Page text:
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1.
Front Cardiovasc Med ; 9: 847809, 2022.
Article in English | MEDLINE | ID: covidwho-1933623

ABSTRACT

Severe acute respiratory syndrome coronavirus 2 (SARS-CoV-2) employs angiotensin-converting enzyme 2 (ACE2) as its receptor for cell entrance, and studies have suggested that upon viral binding, ACE2 catalytic activity could be inhibited; therefore, impacting the regulation of the renin-angiotensin-aldosterone system (RAAS). To date, only few studies have evaluated the impact of SARS-CoV-2 infection on the blood levels of the components of the RAAS. The objective of this study was to determine the blood levels of ACE, ACE2, angiotensin-II, angiotensin (1-7), and angiotensin (1-9) at hospital admission and discharge in a group of patients presenting with severe or critical evolution of coronavirus disease 2019 (COVID-19). We showed that ACE, ACE2, angiotensin (1-7), and angiotensin (1-9) were similar in patients with critical and severe COVID-19. However, at admission, angiotensin-II levels were significantly higher in patients presenting as critical, compared to patients presenting with severe COVID-19. We conclude that blood levels of angiotensin-II are increased in hospitalized patients with COVID-19 presenting the critical outcome of the disease. We propose that early measurement of Ang-II could be a useful biomarker for identifying patients at higher risk for extremely severe progression of the disease.

3.
Viruses ; 13(2)2021 02 16.
Article in English | MEDLINE | ID: covidwho-1085035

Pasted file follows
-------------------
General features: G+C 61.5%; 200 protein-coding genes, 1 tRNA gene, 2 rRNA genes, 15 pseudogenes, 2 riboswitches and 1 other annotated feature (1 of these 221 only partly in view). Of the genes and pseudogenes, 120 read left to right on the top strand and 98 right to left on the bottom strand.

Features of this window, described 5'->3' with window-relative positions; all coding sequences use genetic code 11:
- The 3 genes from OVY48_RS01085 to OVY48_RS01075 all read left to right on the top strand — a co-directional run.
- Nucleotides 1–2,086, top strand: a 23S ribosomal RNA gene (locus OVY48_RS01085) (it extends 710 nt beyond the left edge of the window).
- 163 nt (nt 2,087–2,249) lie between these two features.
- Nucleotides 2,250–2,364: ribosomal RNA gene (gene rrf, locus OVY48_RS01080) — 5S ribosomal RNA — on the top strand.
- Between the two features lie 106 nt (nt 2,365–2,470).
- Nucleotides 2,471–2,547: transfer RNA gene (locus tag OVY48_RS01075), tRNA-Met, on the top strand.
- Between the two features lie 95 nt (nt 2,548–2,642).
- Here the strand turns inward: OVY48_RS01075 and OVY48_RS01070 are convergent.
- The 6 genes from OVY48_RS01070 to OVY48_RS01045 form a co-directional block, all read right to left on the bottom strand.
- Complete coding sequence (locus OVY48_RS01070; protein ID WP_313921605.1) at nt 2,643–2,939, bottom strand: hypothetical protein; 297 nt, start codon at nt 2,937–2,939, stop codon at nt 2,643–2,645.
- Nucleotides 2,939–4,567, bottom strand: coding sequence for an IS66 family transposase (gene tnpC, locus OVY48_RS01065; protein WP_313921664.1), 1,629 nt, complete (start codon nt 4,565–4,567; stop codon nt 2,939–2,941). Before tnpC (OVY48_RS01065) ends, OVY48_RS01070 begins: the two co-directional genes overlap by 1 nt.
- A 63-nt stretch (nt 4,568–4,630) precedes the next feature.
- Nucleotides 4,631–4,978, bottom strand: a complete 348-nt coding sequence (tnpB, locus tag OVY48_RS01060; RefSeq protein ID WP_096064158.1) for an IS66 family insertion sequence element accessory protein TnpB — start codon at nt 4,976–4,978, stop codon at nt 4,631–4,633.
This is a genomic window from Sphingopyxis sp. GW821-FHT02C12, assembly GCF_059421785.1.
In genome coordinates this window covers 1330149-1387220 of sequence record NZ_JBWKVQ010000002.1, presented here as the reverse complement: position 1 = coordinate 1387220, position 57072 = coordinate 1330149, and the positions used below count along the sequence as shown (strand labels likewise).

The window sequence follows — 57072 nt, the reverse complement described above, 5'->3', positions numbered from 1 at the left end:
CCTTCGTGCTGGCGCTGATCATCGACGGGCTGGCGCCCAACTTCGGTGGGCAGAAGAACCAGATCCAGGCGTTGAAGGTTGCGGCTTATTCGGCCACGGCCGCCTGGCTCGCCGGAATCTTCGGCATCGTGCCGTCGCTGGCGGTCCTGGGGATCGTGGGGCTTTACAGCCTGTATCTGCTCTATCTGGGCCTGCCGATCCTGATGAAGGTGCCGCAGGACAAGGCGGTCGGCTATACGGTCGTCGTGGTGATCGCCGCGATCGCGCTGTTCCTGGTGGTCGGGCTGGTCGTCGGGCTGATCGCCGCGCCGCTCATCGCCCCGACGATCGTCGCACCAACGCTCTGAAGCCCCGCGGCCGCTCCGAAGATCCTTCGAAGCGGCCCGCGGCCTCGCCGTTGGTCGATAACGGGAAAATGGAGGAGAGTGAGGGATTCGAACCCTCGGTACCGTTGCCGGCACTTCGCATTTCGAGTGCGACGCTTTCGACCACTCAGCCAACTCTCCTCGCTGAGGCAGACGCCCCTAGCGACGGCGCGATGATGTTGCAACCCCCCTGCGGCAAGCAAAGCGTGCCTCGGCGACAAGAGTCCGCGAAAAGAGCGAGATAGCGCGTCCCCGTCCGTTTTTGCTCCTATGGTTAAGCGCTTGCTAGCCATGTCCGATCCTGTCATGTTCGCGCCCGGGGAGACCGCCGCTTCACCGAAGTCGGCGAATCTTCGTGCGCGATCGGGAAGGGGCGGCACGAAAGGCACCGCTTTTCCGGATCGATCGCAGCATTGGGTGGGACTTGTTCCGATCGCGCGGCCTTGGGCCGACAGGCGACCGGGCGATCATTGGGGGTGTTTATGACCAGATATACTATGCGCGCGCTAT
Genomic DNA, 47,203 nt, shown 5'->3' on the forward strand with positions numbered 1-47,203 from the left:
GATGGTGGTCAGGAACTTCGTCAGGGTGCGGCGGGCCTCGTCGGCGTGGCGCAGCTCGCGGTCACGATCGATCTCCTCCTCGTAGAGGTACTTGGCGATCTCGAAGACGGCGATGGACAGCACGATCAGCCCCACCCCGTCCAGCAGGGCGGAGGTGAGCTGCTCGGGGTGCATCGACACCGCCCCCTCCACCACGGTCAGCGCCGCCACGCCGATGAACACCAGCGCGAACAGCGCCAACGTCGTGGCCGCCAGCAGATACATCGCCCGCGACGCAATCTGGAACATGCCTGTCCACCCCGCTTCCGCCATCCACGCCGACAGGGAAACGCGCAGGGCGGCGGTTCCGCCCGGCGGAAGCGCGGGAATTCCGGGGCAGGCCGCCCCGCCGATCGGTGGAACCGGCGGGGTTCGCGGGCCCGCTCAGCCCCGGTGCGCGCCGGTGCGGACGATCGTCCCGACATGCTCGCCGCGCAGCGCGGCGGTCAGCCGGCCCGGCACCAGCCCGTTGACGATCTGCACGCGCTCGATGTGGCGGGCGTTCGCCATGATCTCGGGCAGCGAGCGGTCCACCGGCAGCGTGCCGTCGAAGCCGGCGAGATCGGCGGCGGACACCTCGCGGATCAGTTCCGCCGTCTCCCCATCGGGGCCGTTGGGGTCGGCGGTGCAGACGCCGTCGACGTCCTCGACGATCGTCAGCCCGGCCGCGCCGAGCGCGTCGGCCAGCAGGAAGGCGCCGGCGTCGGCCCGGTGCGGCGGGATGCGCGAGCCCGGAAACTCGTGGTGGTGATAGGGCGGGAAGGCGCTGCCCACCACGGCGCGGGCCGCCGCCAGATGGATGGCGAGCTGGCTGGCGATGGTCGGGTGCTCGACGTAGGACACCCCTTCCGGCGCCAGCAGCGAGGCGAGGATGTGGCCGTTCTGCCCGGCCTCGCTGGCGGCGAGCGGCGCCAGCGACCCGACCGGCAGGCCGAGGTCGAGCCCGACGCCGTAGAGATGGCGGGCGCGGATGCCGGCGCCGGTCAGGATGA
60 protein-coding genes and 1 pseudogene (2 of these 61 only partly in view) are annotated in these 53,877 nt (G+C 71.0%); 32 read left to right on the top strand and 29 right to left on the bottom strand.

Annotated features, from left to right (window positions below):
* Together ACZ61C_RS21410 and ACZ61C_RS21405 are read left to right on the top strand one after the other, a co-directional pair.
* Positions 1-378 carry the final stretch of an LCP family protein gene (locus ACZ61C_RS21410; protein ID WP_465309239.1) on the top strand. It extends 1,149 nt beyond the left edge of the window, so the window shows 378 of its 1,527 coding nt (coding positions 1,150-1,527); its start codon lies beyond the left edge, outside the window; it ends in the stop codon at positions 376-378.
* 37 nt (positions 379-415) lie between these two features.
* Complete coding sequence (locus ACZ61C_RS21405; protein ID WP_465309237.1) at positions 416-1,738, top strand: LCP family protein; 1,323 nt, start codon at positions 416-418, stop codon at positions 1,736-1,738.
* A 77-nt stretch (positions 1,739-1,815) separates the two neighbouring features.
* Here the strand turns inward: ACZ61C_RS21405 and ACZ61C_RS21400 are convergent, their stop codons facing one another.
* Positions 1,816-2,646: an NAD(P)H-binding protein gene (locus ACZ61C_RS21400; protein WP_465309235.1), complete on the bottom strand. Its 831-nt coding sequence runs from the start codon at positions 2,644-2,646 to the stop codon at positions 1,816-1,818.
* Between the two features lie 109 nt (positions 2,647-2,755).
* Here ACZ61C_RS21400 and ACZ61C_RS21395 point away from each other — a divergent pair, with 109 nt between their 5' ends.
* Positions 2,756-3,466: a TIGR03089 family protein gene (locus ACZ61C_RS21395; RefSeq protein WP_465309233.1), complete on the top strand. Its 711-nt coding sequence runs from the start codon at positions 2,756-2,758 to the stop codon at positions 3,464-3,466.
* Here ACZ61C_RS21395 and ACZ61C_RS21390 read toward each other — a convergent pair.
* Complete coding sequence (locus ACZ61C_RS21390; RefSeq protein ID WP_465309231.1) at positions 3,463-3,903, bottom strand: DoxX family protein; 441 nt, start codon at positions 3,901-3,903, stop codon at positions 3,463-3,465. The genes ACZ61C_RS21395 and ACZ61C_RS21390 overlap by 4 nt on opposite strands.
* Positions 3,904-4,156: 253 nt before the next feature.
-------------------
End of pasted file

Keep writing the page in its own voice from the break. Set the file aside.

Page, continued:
ABSTRACT

Background: Coronavirus disease 19 (COVID-19) can develop into a severe respiratory syndrome that results in up to 40% mortality. Acute lung inflammatory edema is a major pathological finding in autopsies explaining O2 diffusion failure and hypoxemia. Only dexamethasone has been shown to reduce mortality in severe cases, further supporting a role for inflammation in disease severity. SARS-CoV-2 enters cells employing angiotensin-converting enzyme 2 (ACE2) as a receptor, which is highly expressed in lung alveolar cells. ACE2 is one of the components of the cellular machinery that inactivates the potent inflammatory agent bradykinin, and SARS-CoV-2 infection could interfere with the catalytic activity of ACE2, leading to the accumulation of bradykinin. Methods: In this case control study, we tested two pharmacological inhibitors of the kinin-kallikrein system that are currently approved for the treatment of hereditary angioedema, icatibant, and inhibitor of C1 esterase/kallikrein, in a group of 30 patients with severe COVID-19. Results: Neither icatibant nor inhibitor of C1 esterase/kallikrein resulted in changes in time to clinical improvement. However, both compounds were safe and promoted the significant improvement of lung computed tomography scores and increased blood eosinophils, which are indicators of disease recovery. Conclusions: In this small cohort, we found evidence for safety and a beneficial role of pharmacological inhibition of the kinin-kallikrein system in two markers that indicate improved disease recovery.


Subject(s)
Bradykinin/analogs & derivatives , COVID-19/drug therapy , Complement C1 Inhibitor Protein/therapeutic use , Kallikrein-Kinin System/drug effects , Kallikreins/antagonists & inhibitors , Adult , Aged , Bradykinin/therapeutic use , Case-Control Studies , Drug Repositioning , Female , Humans , Lung/drug effects , Lung/pathology , Male , Middle Aged